Was Jesus a queer drag king?

Was Jesus a queer drag king?
From "The Last Supper" at St. Francis Catholic Church. Photo: St. Francis Catholic Church

It’s Easter, so it’s only appropriate that someone is talking about Jesus.

In this case that someone is Dr. Tat-siong Benny Liew, chair of New Testament studies at the College of the Holy Cross in Worcester, Massachusetts.

But this isn’t something you’re likely going to hear from the pulpit on Sunday morning.

Citing the gospel of John, Liew said that Jesus was a “drag king” who had “queer desires,” that the last supper was a “literary striptease,” and Jesus was gender fluid.

“…What we have in John’s Jesus is not only a “king of Israel” or “king of the Ioudaioi”, but also a drag king,” he claims in his footnoted and referenced writing. “[Christ] ends up appearing as a drag-kingly bride in his passion.”

Ioudaioi is an Ancient Greek word that commonly translates to “Jew” or “Judean.”

“In addition, we find Jesus disrobing and rerobing in the episode that marks Jesus’ focus on the disciples with the coming of his ‘hour’. This disrobing… does not disclose anything about Jesus’ anatomy,” Liew writes. “Instead, it describes Jesus washing his disciples’ feet. As more than one commentator has pointed out, foot-washing was generally only done by Jewish women or non-Jewish slaves.”

“John is clear that Jesus is an Ioudaios; what John is less clear about is whether Jesus is a biological male. Like a literary striptease, this episode is suggestive, even seductive; it shows and withholds at the same time.”

An article in the school’s independent student journal called Liew’s interpretations “unconventional.” But this isn’t the first time scholars and theologians have suggested that Christ was a little (or more than a little) queer.

The “disciple whom Jesus loved,” also known as “the beloved disciple,” also appears in the gospel of John. His identity and relationship with Jesus have long been the subject of debate.

Referenced six times in the gospel – yet unnamed – the disciple is often thought to be John the apostle, one of the twelve disciples and the author of the gospel itself. At other times, he’s identified as Lazarus, whom Jesus dramatically raised from the dead.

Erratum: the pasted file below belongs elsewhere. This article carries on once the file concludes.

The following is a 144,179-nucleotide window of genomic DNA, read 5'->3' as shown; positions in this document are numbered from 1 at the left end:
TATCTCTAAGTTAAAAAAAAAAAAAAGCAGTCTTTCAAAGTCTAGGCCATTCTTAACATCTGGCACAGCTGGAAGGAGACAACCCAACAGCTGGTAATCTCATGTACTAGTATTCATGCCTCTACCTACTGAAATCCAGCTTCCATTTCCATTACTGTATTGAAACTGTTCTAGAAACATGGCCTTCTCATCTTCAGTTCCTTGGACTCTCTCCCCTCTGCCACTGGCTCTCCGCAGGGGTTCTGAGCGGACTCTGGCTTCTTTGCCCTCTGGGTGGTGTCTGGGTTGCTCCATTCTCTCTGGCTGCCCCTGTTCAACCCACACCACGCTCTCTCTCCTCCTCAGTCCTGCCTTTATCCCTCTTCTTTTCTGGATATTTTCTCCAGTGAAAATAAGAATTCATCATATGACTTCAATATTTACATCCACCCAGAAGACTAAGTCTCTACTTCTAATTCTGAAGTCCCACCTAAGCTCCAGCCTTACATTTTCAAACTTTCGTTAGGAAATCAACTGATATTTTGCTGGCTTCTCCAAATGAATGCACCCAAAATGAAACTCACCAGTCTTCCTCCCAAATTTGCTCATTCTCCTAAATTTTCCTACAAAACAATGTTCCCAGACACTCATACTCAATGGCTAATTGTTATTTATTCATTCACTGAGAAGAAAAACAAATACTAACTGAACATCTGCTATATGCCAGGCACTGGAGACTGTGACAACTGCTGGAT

Whoever he was, some people think the disciple described as reclining on Jesus’ chest at the last supper was his gay lover.

Anglican priest Paul Oestreicher preached that Jesus intimacy with John suggested he was gay. Oestreicher wrote in the Guardian that John “clearly had a unique place in the affection of Jesus,” and that at the end of the gospel “John becomes unmistakably part of Jesus’s family.”

Ostreicher argues that Jesus wouldn’t have been truly human if he’d been devoid of sexuality. And today his relationship with the beloved disciple would be interpreted as gay.

There’s something of a literary tradition here. A lost gospel discovered in 1958, known as the Secret Gospel of Mark also goes into homoerotic detail, describing Jesus relations with a “naked youth” who is often identified as Lazarus.

In her Jesus in Love novels, Kittredge Cherry portrays both the beloved disciple and Lazarus as gay, with the former as Jesus’ lover and the latter as his young gay friend.

Reverend Dr. Bob Shore-Goss, openly gay senior pastor and author of Queering Christ and Jesus ACTED UP: A Gay and Lesbian Manifesto, says that not only was Jesus gay, but he was most likely  versatile: both a top and a bottom.

“He broke the rules of his culture, of heteronormativity,” Shore-Goss said in an interview with Vice. “He subverted masculinities and gender codes in his culture.”

Echoing Ostreicher, Shore-Goss adds: “If Jesus was fully human, he must have been fully erotic. That would mean that sexuality was a positive thing, because we need to reclaim the fact that sexuality is a great and good thing, whatever sexuality that you are. ”

So hold your head a little higher in your Easter bonnet when you celebrate the resurrection this year. Not only was Jesus queer, but he might have thought you were cute.

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